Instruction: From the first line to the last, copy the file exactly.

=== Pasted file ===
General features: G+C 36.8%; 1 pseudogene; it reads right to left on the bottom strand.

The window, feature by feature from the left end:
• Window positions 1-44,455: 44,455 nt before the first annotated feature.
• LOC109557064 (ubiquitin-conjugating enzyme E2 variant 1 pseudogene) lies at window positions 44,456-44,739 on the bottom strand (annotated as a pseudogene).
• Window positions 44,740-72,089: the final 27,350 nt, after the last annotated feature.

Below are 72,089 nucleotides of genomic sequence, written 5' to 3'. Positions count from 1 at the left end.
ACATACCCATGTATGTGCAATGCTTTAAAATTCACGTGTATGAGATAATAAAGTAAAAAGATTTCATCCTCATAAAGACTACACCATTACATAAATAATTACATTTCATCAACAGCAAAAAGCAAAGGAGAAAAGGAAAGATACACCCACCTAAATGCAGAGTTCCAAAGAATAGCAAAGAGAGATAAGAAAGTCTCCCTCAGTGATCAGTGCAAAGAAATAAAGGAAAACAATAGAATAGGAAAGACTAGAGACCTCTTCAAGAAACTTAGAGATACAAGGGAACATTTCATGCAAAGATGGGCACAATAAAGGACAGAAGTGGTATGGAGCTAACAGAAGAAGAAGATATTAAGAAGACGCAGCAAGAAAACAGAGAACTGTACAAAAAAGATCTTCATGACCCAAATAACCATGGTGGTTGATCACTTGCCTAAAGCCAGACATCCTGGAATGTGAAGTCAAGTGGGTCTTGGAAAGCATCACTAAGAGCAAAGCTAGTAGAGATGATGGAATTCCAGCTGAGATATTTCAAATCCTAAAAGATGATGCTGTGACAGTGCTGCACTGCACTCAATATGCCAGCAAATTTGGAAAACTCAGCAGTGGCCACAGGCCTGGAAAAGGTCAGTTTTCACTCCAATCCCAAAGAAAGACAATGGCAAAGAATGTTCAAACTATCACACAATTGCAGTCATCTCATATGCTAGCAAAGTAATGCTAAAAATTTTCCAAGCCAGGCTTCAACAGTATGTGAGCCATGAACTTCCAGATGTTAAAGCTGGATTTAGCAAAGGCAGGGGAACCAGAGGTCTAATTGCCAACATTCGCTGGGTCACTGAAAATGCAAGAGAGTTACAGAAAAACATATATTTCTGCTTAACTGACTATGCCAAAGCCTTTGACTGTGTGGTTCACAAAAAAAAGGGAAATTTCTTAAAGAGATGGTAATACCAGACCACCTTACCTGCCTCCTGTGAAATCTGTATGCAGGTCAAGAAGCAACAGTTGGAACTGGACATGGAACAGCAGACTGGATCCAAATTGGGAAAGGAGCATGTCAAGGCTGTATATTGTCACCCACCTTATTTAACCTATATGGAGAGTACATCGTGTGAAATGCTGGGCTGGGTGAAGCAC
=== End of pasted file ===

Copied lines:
General features: G+C 36.8%; 1 pseudogene; it reads right to left on the bottom strand.

The window, feature by feature from the left end:
• Window positions 1-44,455: 44,455 nt before the first annotated feature.
• LOC109557064 (ubiquitin-conjugating enzyme E2 variant 1 pseudogene) lies at window positions 44,456-44,739 on the bottom strand (annotated as a pseudogene).
• Window positions 44,740-72,089: the final 27,350 nt, after the last annotated feature.

Below are 72,089 nucleotides of genomic sequence, written 5' to 3'. Positions count from 1 at the left end.
ACATACCCATGTATGTGCAATGCTTTAAAATTCACGTGTATGAGATAATAAAGTAAAAAGATTTCATCCTCATAAAGACTACACCATTACATAAATAATTACATTTCATCAACAGCAAAAAGCAAAGGAGAAAAGGAAAGATACACCCACCTAAATGCAGAGTTCCAAAGAATAGCAAAGAGAGATAAGAAAGTCTCCCTCAGTGATCAGTGCAAAGAAATAAAGGAAAACAATAGAATAGGAAAGACTAGAGACCTCTTCAAGAAACTTAGAGATACAAGGGAACATTTCATGCAAAGATGGGCACAATAAAGGACAGAAGTGGTATGGAGCTAACAGAAGAAGAAGATATTAAGAAGACGCAGCAAGAAAACAGAGAACTGTACAAAAAAGATCTTCATGACCCAAATAACCATGGTGGTTGATCACTTGCCTAAAGCCAGACATCCTGGAATGTGAAGTCAAGTGGGTCTTGGAAAGCATCACTAAGAGCAAAGCTAGTAGAGATGATGGAATTCCAGCTGAGATATTTCAAATCCTAAAAGATGATGCTGTGACAGTGCTGCACTGCACTCAATATGCCAGCAAATTTGGAAAACTCAGCAGTGGCCACAGGCCTGGAAAAGGTCAGTTTTCACTCCAATCCCAAAGAAAGACAATGGCAAAGAATGTTCAAACTATCACACAATTGCAGTCATCTCATATGCTAGCAAAGTAATGCTAAAAATTTTCCAAGCCAGGCTTCAACAGTATGTGAGCCATGAACTTCCAGATGTTAAAGCTGGATTTAGCAAAGGCAGGGGAACCAGAGGTCTAATTGCCAACATTCGCTGGGTCACTGAAAATGCAAGAGAGTTACAGAAAAACATATATTTCTGCTTAACTGACTATGCCAAAGCCTTTGACTGTGTGGTTCACAAAAAAAAGGGAAATTTCTTAAAGAGATGGTAATACCAGACCACCTTACCTGCCTCCTGTGAAATCTGTATGCAGGTCAAGAAGCAACAGTTGGAACTGGACATGGAACAGCAGACTGGATCCAAATTGGGAAAGGAGCATGTCAAGGCTGTATATTGTCACCCACCTTATTTAACCTATATGGAGAGTACATCGTGTGAAATGCTGGGCTGGGTGAAGCAC